• I wonder how many other people feel that kind of annoyance you mentioned (for similar or different reasons) and just distract themselves from it too rather than trying to understand it.

      It’s a pretty strange world where some level of environmental awareness makes you part of the minority! But as you say good for those who want to level some kind of control over everyone.

      As you say I wonder where technology will take us in the future as it becomes more all-consuming.

    • Readying us all for outright slavery Shane; or are we already slaves?

      Maybe previous taxpayers didn’t keep up the interest repayments on the train debt. Who are we indebted to again?

      • Don’t you remember Martin? It used to be 10% fractional reserve ‘real’ money, now it’s generally less than 2%, real money. Hmm, so that means we owe all our life’s physical labor to a computer holding us to ransom with its electric zeros and ones. We have consented to a deceitful computer manipulating and ruining our lives. Sounds a bit silly really… No wonder the banksters find us so funny.
        Its almost as funny as having your birth certificate floated on the stock exchange from the day you were born…

  13. That’s a really insightful article David, and a major issue we all face in our daily lives — how to use technology in a beneficial way, and not allow it to control our lives.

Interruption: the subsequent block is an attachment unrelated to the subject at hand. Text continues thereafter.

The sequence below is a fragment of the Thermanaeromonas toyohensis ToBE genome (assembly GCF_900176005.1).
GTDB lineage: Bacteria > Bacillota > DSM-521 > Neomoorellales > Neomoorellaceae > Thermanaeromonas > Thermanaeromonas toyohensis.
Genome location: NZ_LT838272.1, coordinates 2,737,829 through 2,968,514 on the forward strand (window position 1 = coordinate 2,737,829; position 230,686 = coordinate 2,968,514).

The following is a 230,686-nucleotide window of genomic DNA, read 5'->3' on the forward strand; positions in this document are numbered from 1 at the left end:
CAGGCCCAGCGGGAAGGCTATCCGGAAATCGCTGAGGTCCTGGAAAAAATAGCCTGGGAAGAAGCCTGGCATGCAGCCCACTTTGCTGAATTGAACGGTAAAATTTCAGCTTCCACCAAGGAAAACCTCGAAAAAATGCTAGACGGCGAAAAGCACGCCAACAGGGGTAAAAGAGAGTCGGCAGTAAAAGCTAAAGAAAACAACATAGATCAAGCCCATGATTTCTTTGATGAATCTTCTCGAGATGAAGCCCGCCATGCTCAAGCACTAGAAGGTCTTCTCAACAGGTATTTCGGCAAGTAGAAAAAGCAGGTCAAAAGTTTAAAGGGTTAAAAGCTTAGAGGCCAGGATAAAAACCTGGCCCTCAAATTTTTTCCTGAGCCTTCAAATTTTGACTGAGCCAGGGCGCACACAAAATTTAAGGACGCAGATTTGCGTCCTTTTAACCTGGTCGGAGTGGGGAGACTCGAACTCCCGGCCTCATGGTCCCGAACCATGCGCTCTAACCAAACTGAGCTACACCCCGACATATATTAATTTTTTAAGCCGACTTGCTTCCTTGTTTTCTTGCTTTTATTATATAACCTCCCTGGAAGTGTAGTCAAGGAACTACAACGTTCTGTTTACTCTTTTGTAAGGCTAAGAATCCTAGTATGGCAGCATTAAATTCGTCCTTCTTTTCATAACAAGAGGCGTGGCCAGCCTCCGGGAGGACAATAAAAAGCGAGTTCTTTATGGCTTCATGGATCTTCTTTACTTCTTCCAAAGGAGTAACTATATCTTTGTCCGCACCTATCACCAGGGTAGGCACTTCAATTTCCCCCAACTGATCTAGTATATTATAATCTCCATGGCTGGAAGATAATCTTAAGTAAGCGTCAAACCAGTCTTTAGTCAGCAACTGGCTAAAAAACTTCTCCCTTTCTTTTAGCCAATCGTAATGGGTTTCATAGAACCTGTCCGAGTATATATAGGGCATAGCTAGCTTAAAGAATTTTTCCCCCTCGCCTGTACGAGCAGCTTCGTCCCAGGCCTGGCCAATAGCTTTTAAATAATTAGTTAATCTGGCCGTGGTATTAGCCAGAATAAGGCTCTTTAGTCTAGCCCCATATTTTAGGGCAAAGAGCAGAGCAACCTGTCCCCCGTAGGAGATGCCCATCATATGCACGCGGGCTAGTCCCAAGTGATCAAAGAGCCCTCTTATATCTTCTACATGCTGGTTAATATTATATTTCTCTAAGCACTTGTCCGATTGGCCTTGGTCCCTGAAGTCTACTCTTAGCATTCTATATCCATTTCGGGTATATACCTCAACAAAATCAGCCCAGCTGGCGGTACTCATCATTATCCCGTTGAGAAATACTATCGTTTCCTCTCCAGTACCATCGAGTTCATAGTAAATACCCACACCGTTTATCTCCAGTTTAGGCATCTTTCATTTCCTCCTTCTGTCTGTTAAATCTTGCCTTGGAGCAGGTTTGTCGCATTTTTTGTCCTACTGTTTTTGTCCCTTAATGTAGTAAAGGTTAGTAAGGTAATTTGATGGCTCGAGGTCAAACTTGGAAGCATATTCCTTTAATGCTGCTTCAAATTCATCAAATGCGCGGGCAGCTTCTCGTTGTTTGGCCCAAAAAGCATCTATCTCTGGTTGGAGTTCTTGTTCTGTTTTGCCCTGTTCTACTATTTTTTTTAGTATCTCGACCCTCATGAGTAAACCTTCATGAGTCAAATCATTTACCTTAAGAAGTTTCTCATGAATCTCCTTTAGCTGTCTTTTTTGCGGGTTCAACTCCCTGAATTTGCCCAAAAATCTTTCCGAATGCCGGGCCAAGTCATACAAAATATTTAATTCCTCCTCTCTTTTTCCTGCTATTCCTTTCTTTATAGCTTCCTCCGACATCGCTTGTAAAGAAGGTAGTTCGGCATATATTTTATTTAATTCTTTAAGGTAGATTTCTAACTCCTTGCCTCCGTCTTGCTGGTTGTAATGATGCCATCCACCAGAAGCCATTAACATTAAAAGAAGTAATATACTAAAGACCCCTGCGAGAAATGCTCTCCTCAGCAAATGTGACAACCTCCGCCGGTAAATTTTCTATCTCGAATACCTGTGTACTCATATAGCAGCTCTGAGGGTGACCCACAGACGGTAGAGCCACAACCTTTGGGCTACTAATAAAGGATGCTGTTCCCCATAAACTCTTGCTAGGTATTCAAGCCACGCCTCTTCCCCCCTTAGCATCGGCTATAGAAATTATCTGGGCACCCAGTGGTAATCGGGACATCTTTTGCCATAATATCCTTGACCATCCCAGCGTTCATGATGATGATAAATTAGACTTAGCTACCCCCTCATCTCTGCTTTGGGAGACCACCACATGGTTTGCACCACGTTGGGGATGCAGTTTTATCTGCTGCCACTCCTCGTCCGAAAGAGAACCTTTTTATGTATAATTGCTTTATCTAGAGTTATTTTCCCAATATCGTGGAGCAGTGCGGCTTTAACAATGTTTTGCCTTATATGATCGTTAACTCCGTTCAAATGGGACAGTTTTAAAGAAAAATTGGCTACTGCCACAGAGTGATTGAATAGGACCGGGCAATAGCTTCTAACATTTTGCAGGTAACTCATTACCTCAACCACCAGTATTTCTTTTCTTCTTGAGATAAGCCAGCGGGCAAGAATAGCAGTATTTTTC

Technology is such a double edged sword, and it really comes down to how you use it. I’ve been able to find really amazing spiritual information thanks to the internet. At the same time, I know how addictive technology can be. I was once addicted to an on-line multi-player computer game, and I used to see imagery from the game in my dreams. It can be so absorbing and take such a hold on your psychology.

    I had the benefit of growing up in the pre-internet era, so I was able to spend childhood in a simpler world, and I understood what was ‘normal’ and could get away from the addiction more easily because of that I think.

    But times are changing. I was amazed to read that more information is currently created every two days than in the entire recorded history of the written language. It really is mind boggling. And today with babies being entertained with IPads in prams, and kids taking tablets and smartphones with them to school, I wonder what it will be like for the next generation. With new inventions like Google Glass and even implants potentially on the way, it could be much harder in the future for people to avoid being so absorbed in technology and cyberspace that their consciousness has little chance to develop.